Mortgage rates are close to 4 percent, but in a strange twist, that could be good news for homebuyers.
Higher rates tend to dampen the fervor of investors, who have been snapping up homes in many markets. That would give more typical homebuyers a better chance to get in the market.
“We don’t want an investor-driven marketplace,” said real estate agent John V. Pinto, who has offices in California’s Silicon Valley. “We want an owner-occupied marketplace. With interest rates rising, for people that are first-time homebuyers there will be more opportunities.”
But at a higher cost.
Freddie Mac announced Thursday that the rate for a traditional 30-year, fixed mortgage averaged 3.93 percent. Last week, a 30-year, fixed-rate mortgage averaged 3.98 percent – its highest level since April 2012. A year ago, the same rate was 3.71 percent.
For middle school teacher Tony Arias, and his wife Michelle, a chemist with the U.S. Geological Survey, rising interest rates mean it will be more expensive to finance their new single-family home – once they find it.
When they started looking, in February, their interest rate on a $560,000, 30-year, fixed-rate loan would have been 3.75 percent. Last week, it was 4.125 percent, which for them translates to a monthly payment of $2,714.04, or an extra $120.59 per month.
The couple live in a two-bedroom, two-bath condominium in Campbell, Calif., where they hope to find their new home. But they’ve already offered above asking price on two houses, only to be outbid.
“It is frustrating,” Tony Arias said. “But we’re going to keep looking even with the higher interest rates, because they’re still not crushing.”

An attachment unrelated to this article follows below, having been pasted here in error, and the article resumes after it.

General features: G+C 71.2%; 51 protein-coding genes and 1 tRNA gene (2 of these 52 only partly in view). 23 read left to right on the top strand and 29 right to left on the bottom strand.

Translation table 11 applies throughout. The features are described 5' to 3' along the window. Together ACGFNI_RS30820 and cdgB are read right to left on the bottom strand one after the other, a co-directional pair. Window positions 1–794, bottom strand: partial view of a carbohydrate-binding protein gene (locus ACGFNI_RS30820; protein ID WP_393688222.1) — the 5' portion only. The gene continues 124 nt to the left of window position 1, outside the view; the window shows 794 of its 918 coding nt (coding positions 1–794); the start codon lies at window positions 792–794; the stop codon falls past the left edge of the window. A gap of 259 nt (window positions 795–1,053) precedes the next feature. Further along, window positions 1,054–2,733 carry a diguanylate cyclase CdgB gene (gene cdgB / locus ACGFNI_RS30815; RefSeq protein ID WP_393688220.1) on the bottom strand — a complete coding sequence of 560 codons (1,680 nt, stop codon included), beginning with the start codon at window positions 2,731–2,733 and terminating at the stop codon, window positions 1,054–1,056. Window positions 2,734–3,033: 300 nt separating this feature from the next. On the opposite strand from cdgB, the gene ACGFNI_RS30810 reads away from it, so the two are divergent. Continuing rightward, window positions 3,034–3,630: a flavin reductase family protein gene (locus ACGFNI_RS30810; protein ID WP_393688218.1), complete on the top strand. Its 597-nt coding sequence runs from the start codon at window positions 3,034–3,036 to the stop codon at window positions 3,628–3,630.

In contrast, higher interest rates tend to dissuade investors who borrow to buy, because the added expense can make a deal less profitable, whether they are looking to rent or turn over the house quickly.
Mortgage brokers and Realtors are quick to point out that 30-year, fixed mortgage rates below 4 percent are still a relatively inexpensive way to finance a home.
“In the grand scheme of things, rates are still at historical lows,” said Jenna Gray, a senior mortgage adviser at CMG Financial in San Ramon, Calif.
The predicted pullback of investors is likely to cool off two of the most discouraging aspects of the current market for typical buyers: multiple offers, and buyers getting outbid, even when they offer more than the asking price.
“We’ll see a little bit of a pullback, and that will be helpful,” Gray said. “Buyers are discouraged, with properties being sold way over asking. It’ll be good for the market to have more buyers feeling confident their bids will be accepted.”
Most people who wanted to refinance their mortgages likely already did when rates were lower, said Cheryl Mehe’ula, a loan officer with San Jose, Calif.-based E.F. Foley.
And with rates for a 30-year, fixed mortgage now bumping up against the 4 percent level, Mehe’ula said, “We’ll probably see a slowing down of the crazy multiple offers over the asking price. But instead of 30 multiple offers, you’ll likely only have five.”
Danville, Calif. Realtor Kevin Kieffer, of Keller Williams Realty, is among the few homeowners still trying to refinance his primary residence.
But Kieffer isn’t worried about rising interest rates.
He hopes to lock in a 3.75 percent interest rate on a 10-year-adjustable mortgage, which could save him as much as $300 per month on his mortgage.
“I’m not locked down yet,” Kieffer said. “But I’m not nervous. All my rentals pay my mortgage right now.”
He’s more worried about the effect that rising mortgage rates will have on his clients, who keep getting outbid on homes they like.
“Everybody’s biggest problem right now,” Kieffer said, “is just finding a house among all of the other buyers in the queue looking for the right property.”